By Associated Press
Friday, May 21, 2010; D07
Disgraced U.S. cyclist Floyd Landis revealed new cheating allegations in a series of messages to sponsors and officials, alleging that former teammate Lance Armstrong not only joined him in doping but taught others how to beat the system and paid an official to keep a failed test quiet.
With international cycling season in full swing, Landis admitted for the first time what had long been suspected: that he was guilty of doping for several years before being stripped of his 2006 Tour de France title.
His fresh accusations, contained in e-mails sent last month, prompted Armstrong to hold an impromptu news conference Thursday at the Tour of California. "If you said, 'Give me one word to sum this all up,' credibility," the seven-time Tour de France winner said. "Floyd lost his credibility a long time ago.
"We have nothing to hide. We have nothing to run from," said Armstrong, who later quit the race to go to a hospital for X-rays after crashing just outside Visalia, Calif. Team spokesman Philippe Maertens told the Associated Press that Armstrong got stitches in the left elbow and under his left eye.
Though Landis lost his title, he denied cheating until now, and his recent e-mails detail his blood doping. "I want to clear my conscience," Landis told ESPN.com. "I don't want to be part of the problem any more."
He claims that Armstrong and longtime coach Johan Bruyneel paid an International Cycling Union official to cover up a test in 2002 after Armstrong purportedly tested positive for the blood-boosting drug EPO. The UCI denied changing or concealing a positive test result.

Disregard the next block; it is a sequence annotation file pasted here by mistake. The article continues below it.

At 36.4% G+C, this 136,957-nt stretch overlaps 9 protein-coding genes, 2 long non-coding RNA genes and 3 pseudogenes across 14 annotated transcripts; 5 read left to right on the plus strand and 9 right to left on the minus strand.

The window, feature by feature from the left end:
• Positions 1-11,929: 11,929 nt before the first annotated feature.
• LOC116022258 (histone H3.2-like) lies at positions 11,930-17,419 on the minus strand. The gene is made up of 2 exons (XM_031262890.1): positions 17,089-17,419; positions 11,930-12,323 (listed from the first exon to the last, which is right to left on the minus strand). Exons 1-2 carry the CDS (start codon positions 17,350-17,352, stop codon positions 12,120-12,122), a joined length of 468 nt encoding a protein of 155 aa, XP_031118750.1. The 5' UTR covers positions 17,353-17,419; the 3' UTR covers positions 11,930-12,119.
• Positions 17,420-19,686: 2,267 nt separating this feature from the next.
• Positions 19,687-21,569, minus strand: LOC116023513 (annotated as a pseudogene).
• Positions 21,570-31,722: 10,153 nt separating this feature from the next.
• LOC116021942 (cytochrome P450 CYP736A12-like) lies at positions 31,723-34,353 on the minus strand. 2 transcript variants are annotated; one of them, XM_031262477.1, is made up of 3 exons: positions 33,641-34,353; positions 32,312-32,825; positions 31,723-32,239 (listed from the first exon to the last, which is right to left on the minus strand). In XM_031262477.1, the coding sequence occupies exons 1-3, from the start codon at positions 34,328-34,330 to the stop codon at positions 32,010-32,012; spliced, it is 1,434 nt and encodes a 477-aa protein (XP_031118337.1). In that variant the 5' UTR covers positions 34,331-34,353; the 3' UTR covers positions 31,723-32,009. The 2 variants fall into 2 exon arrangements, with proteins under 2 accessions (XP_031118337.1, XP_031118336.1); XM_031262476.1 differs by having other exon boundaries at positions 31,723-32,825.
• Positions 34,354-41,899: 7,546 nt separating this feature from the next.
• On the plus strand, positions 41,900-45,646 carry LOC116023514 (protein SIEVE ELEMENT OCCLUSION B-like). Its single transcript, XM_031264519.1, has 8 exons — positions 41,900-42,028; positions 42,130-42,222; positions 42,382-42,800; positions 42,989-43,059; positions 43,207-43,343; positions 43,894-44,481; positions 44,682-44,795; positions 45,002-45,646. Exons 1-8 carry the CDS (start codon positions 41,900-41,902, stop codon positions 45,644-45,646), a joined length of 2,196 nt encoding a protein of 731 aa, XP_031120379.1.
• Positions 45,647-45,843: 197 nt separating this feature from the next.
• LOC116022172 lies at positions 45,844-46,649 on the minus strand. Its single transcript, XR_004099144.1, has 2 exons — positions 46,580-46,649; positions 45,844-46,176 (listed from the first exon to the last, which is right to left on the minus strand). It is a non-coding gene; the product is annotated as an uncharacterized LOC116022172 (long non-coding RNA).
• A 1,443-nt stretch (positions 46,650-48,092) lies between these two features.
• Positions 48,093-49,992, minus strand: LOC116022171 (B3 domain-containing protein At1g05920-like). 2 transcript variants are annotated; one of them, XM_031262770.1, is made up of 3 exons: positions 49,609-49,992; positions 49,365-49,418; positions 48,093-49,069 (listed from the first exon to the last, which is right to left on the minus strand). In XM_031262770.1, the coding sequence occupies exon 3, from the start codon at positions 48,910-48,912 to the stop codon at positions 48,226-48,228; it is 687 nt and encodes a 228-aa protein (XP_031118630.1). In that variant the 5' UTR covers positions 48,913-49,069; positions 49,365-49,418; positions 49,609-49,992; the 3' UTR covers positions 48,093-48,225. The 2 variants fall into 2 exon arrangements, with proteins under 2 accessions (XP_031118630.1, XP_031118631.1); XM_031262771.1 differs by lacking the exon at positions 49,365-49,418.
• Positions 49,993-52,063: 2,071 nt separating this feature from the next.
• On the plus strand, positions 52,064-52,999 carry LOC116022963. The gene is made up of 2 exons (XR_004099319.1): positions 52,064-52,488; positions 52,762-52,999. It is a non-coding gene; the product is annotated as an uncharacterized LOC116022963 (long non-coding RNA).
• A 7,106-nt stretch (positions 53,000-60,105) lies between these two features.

In an e-mail sent to USA Cycling chief Steve Johnson, Landis said Armstrong's positive EPO test was in 2002, around the time he won the Tour de Suisse. Armstrong won the Tour de Suisse in 2001 and did not compete in 2002. "We're a little confused, maybe just as confused as you guys," Armstrong said, with Bruyneel by his side. "The timeline is off, year by year."
The Wall Street Journal first reported the details of the e-mails.
Landis implicated other cyclists, including longtime Armstrong confidant George Hincapie and Olympic medalist Levi Leipheimer, and acknowledged using human growth hormone starting in 2003. The Wall Street Journal reported that another e-mail from Landis also linked another top American racer, Dave Zabriskie, to doping.
Landis said he was asked at one point to stay in an apartment where Armstrong was living and check the temperature in a refrigerator where blood was being stored for future transfusions. "Mr. Armstrong was planning on being gone for a few weeks to train [and] he asked me to stay in his place and make sure the electricity didn't turn off or something go wrong with the refrigerator," Landis wrote.
Hincapie said he was "really disappointed" by the allegations. Jim Ochowicz, a former top USA Cycling official -- who also was implicated by Landis -- defended himself and Hincapie.
"These allegations are not true, absolutely unfounded and unproven," said Ochowicz, now the president of BMC Racing, Hincapie's current team.
Johnson said USA Cycling would not comment on Landis's series of e-mails, citing its policy on not discussing "doping allegations, investigations or any aspect of an adjudication process." The U.S. Anti-Doping Agency also declined comment for similar reasons, and Landis did not respond to messages left by the Associated Press.